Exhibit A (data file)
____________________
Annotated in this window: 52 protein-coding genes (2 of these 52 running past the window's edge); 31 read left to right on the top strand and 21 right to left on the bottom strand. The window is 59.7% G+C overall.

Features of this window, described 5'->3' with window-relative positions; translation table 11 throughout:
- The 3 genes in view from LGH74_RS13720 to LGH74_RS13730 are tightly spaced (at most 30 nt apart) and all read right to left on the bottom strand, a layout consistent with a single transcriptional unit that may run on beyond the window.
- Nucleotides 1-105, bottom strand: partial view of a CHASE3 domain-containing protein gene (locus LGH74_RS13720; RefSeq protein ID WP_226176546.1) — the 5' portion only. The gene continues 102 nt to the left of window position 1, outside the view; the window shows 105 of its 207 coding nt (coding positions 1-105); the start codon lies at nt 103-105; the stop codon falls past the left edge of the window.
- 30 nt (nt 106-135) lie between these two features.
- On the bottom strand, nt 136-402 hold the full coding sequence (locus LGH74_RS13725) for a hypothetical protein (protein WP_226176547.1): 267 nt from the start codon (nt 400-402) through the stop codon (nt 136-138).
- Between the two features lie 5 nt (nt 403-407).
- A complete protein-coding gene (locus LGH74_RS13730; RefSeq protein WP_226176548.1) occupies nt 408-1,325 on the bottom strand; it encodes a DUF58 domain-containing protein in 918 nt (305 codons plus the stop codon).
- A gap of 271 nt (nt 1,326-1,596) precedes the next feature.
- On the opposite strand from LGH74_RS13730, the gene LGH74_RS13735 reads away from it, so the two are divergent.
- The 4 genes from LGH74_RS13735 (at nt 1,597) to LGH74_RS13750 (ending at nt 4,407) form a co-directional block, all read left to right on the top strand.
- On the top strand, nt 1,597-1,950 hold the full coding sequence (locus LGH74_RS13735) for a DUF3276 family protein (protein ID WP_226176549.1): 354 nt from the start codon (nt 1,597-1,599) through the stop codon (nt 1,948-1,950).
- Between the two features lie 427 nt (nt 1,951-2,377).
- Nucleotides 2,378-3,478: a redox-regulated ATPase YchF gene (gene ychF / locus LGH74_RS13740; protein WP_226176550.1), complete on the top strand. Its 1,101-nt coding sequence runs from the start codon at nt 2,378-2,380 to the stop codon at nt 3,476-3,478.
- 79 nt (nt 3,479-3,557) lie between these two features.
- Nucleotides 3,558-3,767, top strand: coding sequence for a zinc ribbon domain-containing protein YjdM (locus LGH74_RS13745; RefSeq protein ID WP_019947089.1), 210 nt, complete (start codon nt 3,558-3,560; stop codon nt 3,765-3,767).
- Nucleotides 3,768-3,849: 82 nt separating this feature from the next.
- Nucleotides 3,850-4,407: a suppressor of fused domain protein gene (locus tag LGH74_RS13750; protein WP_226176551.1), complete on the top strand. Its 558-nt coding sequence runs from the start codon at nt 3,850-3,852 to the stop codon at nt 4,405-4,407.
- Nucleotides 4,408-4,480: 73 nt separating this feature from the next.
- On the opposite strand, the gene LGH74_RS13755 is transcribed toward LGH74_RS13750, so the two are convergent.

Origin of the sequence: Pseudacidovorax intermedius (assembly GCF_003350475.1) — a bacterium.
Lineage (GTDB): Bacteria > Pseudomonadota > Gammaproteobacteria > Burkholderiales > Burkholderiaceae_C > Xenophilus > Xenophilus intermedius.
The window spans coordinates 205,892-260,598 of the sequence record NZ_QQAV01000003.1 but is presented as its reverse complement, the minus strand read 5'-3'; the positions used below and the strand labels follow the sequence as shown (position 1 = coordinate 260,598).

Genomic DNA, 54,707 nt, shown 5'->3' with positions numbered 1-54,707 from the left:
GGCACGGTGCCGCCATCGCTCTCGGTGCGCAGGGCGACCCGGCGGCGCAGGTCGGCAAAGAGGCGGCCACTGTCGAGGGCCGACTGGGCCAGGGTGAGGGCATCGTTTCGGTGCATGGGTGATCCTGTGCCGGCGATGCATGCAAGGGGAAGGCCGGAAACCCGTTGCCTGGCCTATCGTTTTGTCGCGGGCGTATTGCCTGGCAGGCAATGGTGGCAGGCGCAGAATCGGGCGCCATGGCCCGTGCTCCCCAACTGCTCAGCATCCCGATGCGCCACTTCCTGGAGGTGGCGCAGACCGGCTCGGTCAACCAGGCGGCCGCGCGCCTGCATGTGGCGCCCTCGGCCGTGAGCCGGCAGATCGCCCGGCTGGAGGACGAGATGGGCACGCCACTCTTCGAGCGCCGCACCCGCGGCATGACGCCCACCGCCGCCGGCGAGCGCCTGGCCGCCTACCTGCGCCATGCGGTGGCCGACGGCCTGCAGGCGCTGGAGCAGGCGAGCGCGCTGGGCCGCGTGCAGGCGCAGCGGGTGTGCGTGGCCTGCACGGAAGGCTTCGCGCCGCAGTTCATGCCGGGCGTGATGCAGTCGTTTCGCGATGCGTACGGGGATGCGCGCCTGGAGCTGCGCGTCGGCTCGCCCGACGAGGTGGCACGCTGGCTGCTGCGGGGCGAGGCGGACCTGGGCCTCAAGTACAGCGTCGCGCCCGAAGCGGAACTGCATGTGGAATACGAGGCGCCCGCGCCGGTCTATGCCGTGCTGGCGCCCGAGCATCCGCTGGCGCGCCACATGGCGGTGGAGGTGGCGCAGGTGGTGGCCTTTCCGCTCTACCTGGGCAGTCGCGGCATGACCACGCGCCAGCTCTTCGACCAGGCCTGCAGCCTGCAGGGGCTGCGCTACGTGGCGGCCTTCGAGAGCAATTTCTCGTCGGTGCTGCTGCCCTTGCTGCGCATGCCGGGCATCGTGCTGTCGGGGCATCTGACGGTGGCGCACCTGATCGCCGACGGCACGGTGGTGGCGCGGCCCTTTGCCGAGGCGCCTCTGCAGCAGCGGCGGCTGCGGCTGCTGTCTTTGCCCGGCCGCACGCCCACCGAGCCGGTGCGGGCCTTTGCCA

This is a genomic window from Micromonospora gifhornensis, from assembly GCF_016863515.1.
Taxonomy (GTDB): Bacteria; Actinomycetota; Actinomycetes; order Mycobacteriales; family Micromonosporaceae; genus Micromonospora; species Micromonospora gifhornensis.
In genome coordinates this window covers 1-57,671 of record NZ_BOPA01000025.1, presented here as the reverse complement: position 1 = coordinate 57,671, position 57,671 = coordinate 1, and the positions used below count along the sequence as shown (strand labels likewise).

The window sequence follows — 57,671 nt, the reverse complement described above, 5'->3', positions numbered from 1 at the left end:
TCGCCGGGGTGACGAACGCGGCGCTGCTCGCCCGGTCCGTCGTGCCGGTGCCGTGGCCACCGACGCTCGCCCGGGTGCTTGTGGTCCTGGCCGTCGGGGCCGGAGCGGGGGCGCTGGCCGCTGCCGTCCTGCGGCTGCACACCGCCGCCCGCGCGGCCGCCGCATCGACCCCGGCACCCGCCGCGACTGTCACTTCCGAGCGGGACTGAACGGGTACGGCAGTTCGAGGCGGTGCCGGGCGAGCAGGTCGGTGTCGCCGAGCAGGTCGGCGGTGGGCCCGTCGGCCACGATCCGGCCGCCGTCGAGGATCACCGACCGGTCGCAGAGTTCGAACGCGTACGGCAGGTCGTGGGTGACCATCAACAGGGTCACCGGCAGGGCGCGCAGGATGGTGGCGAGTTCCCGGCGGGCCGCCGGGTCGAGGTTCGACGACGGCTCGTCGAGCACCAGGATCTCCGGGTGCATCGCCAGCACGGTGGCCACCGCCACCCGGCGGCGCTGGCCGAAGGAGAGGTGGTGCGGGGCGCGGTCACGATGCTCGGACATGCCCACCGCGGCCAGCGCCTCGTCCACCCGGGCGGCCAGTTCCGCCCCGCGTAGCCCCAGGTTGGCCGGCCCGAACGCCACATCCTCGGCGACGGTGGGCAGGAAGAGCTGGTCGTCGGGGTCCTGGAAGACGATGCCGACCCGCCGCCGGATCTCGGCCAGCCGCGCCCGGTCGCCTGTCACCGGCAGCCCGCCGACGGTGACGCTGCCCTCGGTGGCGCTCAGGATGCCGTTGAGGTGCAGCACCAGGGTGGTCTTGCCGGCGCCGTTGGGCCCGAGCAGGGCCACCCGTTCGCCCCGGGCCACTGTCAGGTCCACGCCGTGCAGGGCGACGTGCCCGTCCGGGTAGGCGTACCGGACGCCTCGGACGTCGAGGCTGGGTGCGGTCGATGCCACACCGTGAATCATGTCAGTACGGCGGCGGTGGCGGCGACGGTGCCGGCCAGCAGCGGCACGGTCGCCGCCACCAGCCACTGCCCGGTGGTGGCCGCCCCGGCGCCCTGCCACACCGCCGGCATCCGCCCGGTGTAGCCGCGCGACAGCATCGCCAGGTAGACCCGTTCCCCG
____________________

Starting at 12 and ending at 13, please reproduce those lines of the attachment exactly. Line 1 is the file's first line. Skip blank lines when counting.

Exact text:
- On the top strand, nt 1,597-1,950 hold the full coding sequence (locus LGH74_RS13735) for a DUF3276 family protein (protein ID WP_226176549.1): 354 nt from the start codon (nt 1,597-1,599) through the stop codon (nt 1,948-1,950).
- Between the two features lie 427 nt (nt 1,951-2,377).